It is thus the primary object of the present invention to provide a sound tube supporting mechanism which allows increased freedom in choice of tone colour of sounds to be generated.
It is another object of the present invention to remove uncontrollable factors in mechanical design of a sound generator whilst allowing its easy mounting to a stand of a percussive musical instrument.
It is the other object of the present invention to provide a sound tube supporting mechanism which is much endurable against long use.
In accordance with the present invention, a holder shaft is designed for downward insertion into an associated tone generator, a lock bar is pivoted to the lower end of the holder shaft at a position off its center of gravity, and a stopper is axially, slidably coupled to the holder shaft for holding the lock bar at a prescribed position about its point of pivot.
FIG. 1 is a perspective view of a chime employing the sound tube supporting mechanism in accordance with the present invention,
FIGS. 2A and 2B are side and front views, partly in section, of one embodiment of the sound tube supporting mechanism in accordance with the present inventions, and
FIGS. 3A, 3B, 3C, 3D, 3E, 3F and 3G front views, partly in section, of the sound tube supporting mechanism shown in FIGS. 2A and 2B in various sequential phases of its operation.
The supporting mechanism in accordance with the present invention is attached to a stand of a percussive musical instrument such as, for example, shown in FIG. 1 in which the stand 1 is made up of a pair of side posts 11 and a hanger bar 12 horizontally spanning the top ends of the side posts 11. A number of sound tubes 13, i.e. sound generators, are mounted to the stand 1 in a juxtaposed arrangement. That is, each sound tube 13 is coupled at its top end to the hanger bar 12 of the stand 1 by assistance of a supporting mechanism 2 in accordance with the present invention. The construction of the top end of the sound tube 13 is seen in FIG. 3A. The top end of the sound tube 13 is closed by a tubular head plug 13a which has an exposed outer flange adapted for beating for sound generation.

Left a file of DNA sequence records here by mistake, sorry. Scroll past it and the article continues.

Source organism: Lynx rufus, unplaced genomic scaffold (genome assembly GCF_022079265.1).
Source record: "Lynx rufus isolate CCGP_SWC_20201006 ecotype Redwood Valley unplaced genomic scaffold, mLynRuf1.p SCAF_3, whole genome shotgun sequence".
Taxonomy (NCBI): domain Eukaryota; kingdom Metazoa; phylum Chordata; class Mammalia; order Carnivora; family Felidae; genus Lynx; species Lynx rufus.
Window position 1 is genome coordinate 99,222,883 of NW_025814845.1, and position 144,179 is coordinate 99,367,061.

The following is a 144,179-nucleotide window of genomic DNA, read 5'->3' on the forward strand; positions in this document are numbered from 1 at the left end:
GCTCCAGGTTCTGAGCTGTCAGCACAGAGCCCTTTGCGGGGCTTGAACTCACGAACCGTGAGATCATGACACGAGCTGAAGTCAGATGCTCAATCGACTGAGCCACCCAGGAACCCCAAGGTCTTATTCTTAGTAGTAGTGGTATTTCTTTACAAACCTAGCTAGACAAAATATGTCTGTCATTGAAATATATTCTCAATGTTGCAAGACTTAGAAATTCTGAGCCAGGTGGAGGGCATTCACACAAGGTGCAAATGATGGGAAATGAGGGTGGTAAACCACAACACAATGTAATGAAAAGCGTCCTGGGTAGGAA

The construction of the supporting mechanism 2 is shown in detail in FIGS. 2A and 2B. In summary, the supporting mechanism 2 includes a holder shaft 3, a lock bar 4 pivoted to the holder shaft 3 and a stopper 5 inserted over the holder shaft 3, all preferably made of a metallic material.
The holder shaft 3 takes the form of an elongated cylindrical body having a diameter of, e.g. 10 mm. A screw 31 is formed near the top end of the holder shaft 3 for screw engagement with a threaded hole 12 a vertical formed through the hanger bar 12 at a position corresponding to an associated sound tube 13. The screw engagement is fastened by a fixer nut 32 attached to the top end of the holder shaft 3.